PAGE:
and I get ultrasounds every two weeks.

I am always seen on a Wednesday
(how appropriate)
and that manages to keep my
anxiety at bay until about Monday
(maybe also appropriate,
considering that was the day
Malou
died).

I go to sleep at night
thinking of
Malou
and trying to banish the thoughts
of losing her brother.

I am up several times a night
and can’t fall asleep again
until I feel this baby move.

I analyze his movements –
too little? too much?
What is just right?
How will I know?
I didn’t know
Malou
had died…
How do I trust myself?

I worry about the food I eat
(did I just give myself listeria?),
the cold and flu I may catch,
the slow jog I make to catch the train,
the lotion I use,
lying down too much,
standing up too much,
oh my goodness, I could go on and on.

And I am sure,
once he is born,
I will have a million different worries.

But somehow, I know they will be better.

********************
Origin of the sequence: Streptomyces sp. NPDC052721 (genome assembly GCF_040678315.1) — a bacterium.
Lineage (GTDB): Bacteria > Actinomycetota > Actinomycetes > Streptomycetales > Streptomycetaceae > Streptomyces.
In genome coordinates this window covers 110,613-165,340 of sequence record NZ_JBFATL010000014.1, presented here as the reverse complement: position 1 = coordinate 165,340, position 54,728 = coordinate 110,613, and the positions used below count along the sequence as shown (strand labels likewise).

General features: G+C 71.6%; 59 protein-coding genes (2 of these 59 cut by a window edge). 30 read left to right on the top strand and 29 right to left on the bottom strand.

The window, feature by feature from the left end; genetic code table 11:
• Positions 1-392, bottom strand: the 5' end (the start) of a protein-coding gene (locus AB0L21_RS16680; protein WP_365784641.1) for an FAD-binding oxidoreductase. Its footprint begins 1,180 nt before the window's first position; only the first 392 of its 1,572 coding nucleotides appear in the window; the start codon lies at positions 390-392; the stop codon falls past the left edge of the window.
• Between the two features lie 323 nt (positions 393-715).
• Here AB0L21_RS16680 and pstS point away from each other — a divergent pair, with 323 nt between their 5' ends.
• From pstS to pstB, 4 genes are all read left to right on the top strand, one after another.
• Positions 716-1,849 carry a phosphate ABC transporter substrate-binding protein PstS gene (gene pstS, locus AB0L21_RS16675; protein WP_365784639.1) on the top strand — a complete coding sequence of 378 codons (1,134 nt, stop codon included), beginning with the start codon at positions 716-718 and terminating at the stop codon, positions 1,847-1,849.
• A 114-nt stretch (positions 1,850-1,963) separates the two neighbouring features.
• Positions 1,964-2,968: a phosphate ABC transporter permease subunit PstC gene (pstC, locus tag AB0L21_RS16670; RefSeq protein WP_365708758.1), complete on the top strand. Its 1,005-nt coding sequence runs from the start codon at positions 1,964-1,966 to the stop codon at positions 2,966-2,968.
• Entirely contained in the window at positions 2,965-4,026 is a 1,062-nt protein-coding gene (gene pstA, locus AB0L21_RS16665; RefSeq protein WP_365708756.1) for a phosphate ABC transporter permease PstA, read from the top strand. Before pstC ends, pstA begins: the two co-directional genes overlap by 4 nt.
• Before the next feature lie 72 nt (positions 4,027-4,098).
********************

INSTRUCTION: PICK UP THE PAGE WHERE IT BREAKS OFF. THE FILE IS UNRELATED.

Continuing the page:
I won’t feel this heavy weight
of responsibility
for my every action,
and its unknown effect on my precious son.

When he’s here,
I can see with my own eyes
that he is okay.

I can’t wait.

And then I worry I am jinxing myself.

I’m not sure what I will do if “it” happens again.
I’m not sure I can survive.
(Tom hates when I say that.)
But yet, people do,
because there isn’t much choice.

I’ve at least made it past
“three weeks before going on maternity leave” –
even though I am going on leave
earlier this time
than I was planning with
Malou…
I was still worried,
in my ridiculously superstitious way,
that I wouldn’t make it past
“3 weeks before” my leave this time either.

But now I am just about one week away –
I made it this far,
just a bit longer.

I can do it.
I have to.

This baby is different.
The doctor reminds me he is healthy.

The doctor tells me that
Malou
had a fundamental problem,
and that she never would have
developed into a normal little girl.

I don’t care.
I still want her.
I still love her.

And I am still sad
that they could never see anything
before she was born,